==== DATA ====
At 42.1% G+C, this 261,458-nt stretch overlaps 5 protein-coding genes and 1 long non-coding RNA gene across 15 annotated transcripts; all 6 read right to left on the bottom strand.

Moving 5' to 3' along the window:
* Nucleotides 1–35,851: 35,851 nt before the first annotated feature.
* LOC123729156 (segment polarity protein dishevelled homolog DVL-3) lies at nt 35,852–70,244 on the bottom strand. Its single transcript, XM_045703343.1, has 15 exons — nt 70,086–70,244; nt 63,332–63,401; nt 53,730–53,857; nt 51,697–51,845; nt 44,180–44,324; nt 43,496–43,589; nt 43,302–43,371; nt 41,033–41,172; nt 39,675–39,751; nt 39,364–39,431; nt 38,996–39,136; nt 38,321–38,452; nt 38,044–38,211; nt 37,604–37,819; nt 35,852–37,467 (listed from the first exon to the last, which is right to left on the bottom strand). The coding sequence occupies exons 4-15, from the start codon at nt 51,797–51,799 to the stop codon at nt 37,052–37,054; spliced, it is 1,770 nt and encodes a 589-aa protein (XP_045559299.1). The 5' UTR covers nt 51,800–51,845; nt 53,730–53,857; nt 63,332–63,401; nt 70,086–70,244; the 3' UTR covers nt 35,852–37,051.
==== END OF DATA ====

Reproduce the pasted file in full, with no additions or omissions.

At 42.1% G+C, this 261,458-nt stretch overlaps 5 protein-coding genes and 1 long non-coding RNA gene across 15 annotated transcripts; all 6 read right to left on the bottom strand.

Moving 5' to 3' along the window:
* Nucleotides 1–35,851: 35,851 nt before the first annotated feature.
* LOC123729156 (segment polarity protein dishevelled homolog DVL-3) lies at nt 35,852–70,244 on the bottom strand. Its single transcript, XM_045703343.1, has 15 exons — nt 70,086–70,244; nt 63,332–63,401; nt 53,730–53,857; nt 51,697–51,845; nt 44,180–44,324; nt 43,496–43,589; nt 43,302–43,371; nt 41,033–41,172; nt 39,675–39,751; nt 39,364–39,431; nt 38,996–39,136; nt 38,321–38,452; nt 38,044–38,211; nt 37,604–37,819; nt 35,852–37,467 (listed from the first exon to the last, which is right to left on the bottom strand). The coding sequence occupies exons 4-15, from the start codon at nt 51,797–51,799 to the stop codon at nt 37,052–37,054; spliced, it is 1,770 nt and encodes a 589-aa protein (XP_045559299.1). The 5' UTR covers nt 51,800–51,845; nt 53,730–53,857; nt 63,332–63,401; nt 70,086–70,244; the 3' UTR covers nt 35,852–37,051.